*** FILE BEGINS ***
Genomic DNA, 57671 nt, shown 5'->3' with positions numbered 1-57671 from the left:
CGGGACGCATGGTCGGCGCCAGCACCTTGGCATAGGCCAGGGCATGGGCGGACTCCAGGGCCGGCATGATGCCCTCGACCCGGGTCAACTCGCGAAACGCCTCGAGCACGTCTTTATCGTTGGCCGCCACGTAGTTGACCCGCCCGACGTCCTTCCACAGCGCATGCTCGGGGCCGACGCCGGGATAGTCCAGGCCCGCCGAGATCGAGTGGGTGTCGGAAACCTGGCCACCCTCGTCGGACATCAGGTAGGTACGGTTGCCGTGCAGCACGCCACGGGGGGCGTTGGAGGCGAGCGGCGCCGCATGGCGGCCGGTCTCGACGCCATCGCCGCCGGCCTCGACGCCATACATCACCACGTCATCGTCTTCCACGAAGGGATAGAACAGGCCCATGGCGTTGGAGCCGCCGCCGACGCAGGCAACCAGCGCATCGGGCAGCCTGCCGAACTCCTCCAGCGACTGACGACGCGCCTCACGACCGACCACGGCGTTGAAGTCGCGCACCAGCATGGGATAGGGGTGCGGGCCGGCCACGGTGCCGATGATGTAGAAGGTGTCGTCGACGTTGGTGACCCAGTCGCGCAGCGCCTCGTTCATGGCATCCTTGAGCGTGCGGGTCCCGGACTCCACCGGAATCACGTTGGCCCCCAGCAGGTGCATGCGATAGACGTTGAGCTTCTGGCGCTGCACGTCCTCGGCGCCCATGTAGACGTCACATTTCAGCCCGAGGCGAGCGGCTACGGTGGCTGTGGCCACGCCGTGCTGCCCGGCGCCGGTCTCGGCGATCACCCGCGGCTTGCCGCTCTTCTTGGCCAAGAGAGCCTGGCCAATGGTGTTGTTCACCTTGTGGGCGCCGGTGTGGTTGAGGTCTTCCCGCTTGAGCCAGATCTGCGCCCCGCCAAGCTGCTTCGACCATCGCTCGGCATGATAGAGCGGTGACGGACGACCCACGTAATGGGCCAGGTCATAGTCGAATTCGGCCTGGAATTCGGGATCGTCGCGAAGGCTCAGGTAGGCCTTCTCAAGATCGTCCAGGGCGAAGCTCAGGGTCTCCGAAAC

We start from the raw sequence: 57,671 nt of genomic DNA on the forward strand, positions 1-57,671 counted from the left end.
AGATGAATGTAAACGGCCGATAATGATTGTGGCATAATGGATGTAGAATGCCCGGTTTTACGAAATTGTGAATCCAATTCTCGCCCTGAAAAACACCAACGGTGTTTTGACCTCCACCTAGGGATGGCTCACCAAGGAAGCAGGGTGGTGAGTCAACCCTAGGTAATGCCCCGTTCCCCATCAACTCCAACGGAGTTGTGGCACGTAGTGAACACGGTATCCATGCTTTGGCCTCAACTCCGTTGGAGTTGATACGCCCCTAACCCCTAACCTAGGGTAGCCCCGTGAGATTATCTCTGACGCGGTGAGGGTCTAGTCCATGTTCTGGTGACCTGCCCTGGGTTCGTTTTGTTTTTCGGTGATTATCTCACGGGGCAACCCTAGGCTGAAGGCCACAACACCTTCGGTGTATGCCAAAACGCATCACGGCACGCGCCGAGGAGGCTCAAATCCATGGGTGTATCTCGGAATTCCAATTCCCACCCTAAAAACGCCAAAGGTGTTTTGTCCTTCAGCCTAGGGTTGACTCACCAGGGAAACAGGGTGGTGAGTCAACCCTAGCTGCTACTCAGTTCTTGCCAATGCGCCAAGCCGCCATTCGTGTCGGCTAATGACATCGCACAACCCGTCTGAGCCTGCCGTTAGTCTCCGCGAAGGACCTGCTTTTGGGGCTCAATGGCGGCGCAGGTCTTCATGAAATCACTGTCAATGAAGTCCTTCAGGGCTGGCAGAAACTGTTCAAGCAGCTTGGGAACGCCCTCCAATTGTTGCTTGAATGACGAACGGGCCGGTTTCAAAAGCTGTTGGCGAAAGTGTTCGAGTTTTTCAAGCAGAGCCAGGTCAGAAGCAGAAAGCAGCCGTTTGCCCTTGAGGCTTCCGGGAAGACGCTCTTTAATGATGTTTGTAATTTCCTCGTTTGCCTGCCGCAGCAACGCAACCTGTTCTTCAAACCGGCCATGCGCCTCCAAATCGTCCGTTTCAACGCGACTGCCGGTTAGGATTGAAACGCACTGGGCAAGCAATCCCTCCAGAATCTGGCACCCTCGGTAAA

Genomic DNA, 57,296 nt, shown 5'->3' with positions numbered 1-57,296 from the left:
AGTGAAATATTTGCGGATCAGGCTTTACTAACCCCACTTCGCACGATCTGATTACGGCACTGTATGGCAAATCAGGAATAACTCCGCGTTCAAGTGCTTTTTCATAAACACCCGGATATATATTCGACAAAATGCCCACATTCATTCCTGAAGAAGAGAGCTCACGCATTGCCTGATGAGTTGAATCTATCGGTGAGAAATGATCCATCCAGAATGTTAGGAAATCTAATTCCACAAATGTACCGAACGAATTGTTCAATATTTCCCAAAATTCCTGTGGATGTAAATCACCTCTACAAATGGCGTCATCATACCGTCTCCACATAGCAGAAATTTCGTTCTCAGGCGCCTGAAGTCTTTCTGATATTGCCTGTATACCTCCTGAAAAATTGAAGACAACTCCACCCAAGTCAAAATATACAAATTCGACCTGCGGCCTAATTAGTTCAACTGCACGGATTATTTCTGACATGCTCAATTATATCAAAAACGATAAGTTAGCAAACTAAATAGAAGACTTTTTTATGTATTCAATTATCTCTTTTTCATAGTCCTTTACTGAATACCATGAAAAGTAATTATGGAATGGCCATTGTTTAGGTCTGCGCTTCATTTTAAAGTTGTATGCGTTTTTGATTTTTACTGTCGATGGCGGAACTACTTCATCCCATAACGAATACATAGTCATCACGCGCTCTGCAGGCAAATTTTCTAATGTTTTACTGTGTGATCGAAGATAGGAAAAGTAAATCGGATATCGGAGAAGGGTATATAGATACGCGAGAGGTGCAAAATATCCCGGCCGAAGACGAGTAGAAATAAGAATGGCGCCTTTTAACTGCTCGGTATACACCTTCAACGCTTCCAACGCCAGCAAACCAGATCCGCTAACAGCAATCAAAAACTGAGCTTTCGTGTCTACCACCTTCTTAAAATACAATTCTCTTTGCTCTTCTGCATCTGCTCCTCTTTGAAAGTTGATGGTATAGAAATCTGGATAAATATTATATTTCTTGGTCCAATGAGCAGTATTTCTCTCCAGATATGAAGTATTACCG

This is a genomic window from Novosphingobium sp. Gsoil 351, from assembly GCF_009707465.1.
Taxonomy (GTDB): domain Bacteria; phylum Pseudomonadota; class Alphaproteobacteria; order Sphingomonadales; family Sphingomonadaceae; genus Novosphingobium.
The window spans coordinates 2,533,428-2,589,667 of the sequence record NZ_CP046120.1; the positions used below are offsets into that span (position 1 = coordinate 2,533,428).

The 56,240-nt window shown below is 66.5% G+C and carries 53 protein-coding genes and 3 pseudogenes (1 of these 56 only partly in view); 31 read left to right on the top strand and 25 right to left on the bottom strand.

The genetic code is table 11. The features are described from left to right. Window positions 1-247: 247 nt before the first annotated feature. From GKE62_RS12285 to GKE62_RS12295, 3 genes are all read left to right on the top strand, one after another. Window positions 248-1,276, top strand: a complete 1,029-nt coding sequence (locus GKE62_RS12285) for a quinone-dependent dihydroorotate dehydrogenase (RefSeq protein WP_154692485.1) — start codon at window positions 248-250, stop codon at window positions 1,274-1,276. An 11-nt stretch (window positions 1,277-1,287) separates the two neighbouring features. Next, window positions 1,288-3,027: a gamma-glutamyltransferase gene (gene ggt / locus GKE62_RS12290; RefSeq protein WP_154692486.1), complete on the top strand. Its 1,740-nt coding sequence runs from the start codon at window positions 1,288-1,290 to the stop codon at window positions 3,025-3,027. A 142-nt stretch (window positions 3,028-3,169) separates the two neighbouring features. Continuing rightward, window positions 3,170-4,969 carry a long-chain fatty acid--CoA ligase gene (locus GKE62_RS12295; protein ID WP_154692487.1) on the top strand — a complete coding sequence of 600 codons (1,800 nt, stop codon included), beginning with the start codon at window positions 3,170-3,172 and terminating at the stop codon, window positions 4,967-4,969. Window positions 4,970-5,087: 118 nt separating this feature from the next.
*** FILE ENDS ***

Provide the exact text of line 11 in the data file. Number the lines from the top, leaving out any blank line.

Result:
The genetic code is table 11. The features are described from left to right. Window positions 1-247: 247 nt before the first annotated feature. From GKE62_RS12285 to GKE62_RS12295, 3 genes are all read left to right on the top strand, one after another. Window positions 248-1,276, top strand: a complete 1,029-nt coding sequence (locus GKE62_RS12285) for a quinone-dependent dihydroorotate dehydrogenase (RefSeq protein WP_154692485.1) — start codon at window positions 248-250, stop codon at window positions 1,274-1,276. An 11-nt stretch (window positions 1,277-1,287) separates the two neighbouring features. Next, window positions 1,288-3,027: a gamma-glutamyltransferase gene (gene ggt / locus GKE62_RS12290; RefSeq protein WP_154692486.1), complete on the top strand. Its 1,740-nt coding sequence runs from the start codon at window positions 1,288-1,290 to the stop codon at window positions 3,025-3,027. A 142-nt stretch (window positions 3,028-3,169) separates the two neighbouring features. Continuing rightward, window positions 3,170-4,969 carry a long-chain fatty acid--CoA ligase gene (locus GKE62_RS12295; protein ID WP_154692487.1) on the top strand — a complete coding sequence of 600 codons (1,800 nt, stop codon included), beginning with the start codon at window positions 3,170-3,172 and terminating at the stop codon, window positions 4,967-4,969. Window positions 4,970-5,087: 118 nt separating this feature from the next.